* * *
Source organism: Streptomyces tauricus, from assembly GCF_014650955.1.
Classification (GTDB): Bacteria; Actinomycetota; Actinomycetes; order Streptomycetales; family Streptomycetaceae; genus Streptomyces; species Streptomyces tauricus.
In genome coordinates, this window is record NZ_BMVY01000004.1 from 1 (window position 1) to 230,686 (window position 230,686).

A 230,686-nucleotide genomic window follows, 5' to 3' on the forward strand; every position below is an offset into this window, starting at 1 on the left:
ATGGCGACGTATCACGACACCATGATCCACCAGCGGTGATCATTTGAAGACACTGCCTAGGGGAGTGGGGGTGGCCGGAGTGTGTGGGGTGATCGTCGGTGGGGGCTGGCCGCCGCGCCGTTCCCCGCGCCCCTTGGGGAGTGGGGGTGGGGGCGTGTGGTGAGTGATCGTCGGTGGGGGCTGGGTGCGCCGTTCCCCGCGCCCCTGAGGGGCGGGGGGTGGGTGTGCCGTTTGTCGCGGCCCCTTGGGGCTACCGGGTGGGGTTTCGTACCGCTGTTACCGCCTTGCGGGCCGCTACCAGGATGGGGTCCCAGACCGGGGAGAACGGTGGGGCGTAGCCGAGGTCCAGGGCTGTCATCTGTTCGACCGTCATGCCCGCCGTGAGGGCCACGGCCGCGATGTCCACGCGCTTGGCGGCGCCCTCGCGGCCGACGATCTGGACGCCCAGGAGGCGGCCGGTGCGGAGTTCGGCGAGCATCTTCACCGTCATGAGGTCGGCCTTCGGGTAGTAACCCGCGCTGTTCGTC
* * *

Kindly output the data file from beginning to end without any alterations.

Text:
Source organism: Streptomyces tauricus, from assembly GCF_014650955.1.
Classification (GTDB): Bacteria; Actinomycetota; Actinomycetes; order Streptomycetales; family Streptomycetaceae; genus Streptomyces; species Streptomyces tauricus.
In genome coordinates, this window is record NZ_BMVY01000004.1 from 1 (window position 1) to 230,686 (window position 230,686).

A 230,686-nucleotide genomic window follows, 5' to 3' on the forward strand; every position below is an offset into this window, starting at 1 on the left:
ATGGCGACGTATCACGACACCATGATCCACCAGCGGTGATCATTTGAAGACACTGCCTAGGGGAGTGGGGGTGGCCGGAGTGTGTGGGGTGATCGTCGGTGGGGGCTGGCCGCCGCGCCGTTCCCCGCGCCCCTTGGGGAGTGGGGGTGGGGGCGTGTGGTGAGTGATCGTCGGTGGGGGCTGGGTGCGCCGTTCCCCGCGCCCCTGAGGGGCGGGGGGTGGGTGTGCCGTTTGTCGCGGCCCCTTGGGGCTACCGGGTGGGGTTTCGTACCGCTGTTACCGCCTTGCGGGCCGCTACCAGGATGGGGTCCCAGACCGGGGAGAACGGTGGGGCGTAGCCGAGGTCCAGGGCTGTCATCTGTTCGACCGTCATGCCCGCCGTGAGGGCCACGGCCGCGATGTCCACGCGCTTGGCGGCGCCCTCGCGGCCGACGATCTGGACGCCCAGGAGGCGGCCGGTGCGGAGTTCGGCGAGCATCTTCACCGTCATGAGGTCGGCCTTCGGGTAGTAACCCGCGCTGTTCGTC